Bush defends Gulf war role, backs Clinton

by Coralie Carlson

George Bush, the subject of impressions as President of the United States, did some impersonations of his own Thursday night at the Minneapolis Convention Center.
Bush, who was president from 1989 to 1993, spoke about family values and foreign affairs before the Minnesota Family Council, helping celebrate the conservative organization’s 15th anniversary. He threw in impressions of Dana Carvey, a former Saturday Night Live cast member, and H. Ross Perot, the Reform Party founder and presidential challenger.
Bush told the 1,350 onlookers at the $75-a-plate reception that breakdown of the American family was the biggest problem facing the nation.
“What happens in your house is as important as what happens in the White House,” Bush said, reiterating a theme often espoused by his wife Barbara.
Although many University students could not afford the ticket price, the Minnesota Family Council donated several tables to students involved in conservative and Christian groups.
“It’s good to be around so many conservative people at one setting. At the University, you usually don’t get that chance,” said Ben Bowman, sophomore in the Carlson School of Management.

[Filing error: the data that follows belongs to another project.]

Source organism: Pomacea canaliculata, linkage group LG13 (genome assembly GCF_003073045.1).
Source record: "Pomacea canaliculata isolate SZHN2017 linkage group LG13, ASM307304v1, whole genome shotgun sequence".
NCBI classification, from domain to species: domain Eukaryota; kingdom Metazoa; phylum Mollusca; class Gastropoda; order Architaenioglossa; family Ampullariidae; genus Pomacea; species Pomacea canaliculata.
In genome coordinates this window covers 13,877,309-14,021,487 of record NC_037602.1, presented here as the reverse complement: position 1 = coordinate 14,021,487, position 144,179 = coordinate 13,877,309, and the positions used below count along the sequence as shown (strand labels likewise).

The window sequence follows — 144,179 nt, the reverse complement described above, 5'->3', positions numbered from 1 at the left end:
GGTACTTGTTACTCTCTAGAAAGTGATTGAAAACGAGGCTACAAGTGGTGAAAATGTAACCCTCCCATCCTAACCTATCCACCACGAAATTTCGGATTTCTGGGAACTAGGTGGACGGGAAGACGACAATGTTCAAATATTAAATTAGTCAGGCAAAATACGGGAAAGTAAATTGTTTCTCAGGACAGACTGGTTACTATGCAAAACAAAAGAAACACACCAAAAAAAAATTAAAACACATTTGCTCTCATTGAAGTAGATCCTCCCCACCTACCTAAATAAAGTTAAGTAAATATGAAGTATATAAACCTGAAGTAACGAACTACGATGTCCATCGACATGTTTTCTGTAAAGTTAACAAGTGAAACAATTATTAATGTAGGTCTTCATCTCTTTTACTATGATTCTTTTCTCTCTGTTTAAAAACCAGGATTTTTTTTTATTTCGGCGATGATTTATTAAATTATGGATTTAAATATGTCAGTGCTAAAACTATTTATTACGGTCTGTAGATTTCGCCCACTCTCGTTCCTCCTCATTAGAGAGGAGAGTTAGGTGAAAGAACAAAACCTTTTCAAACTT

Bush drew his first applause of the night when he commented on current events in Iraq. He defended his action in the Gulf War while getting behind President Clinton during this standoff.
Some claim that America should have continued fighting in 1991 until Saddam Hussein was killed. Bush maintained America completed its mission, “with merciful limitation on loss of American life.”
Clinton faces a dilemma, Bush said, but declined to comment on specific actions because he is no longer briefed with all of the details.
“I will support him as long as there is one American that will come in harm’s way” without action, Bush pledged.
President Clinton on Thursday halted all foreign travel by his top aides. The decision, which will indefinitely postpone South American and South African trips by Vice President Al Gore and Secretary of Defense William Cohen, signals that the situation in the Gulf could be nearing a crucial point.
“In coming days I want my full national security team on hand to take part in our deliberations and decisions on this vitally important issue,” Clinton said.
— This report contains information from the Associated Press.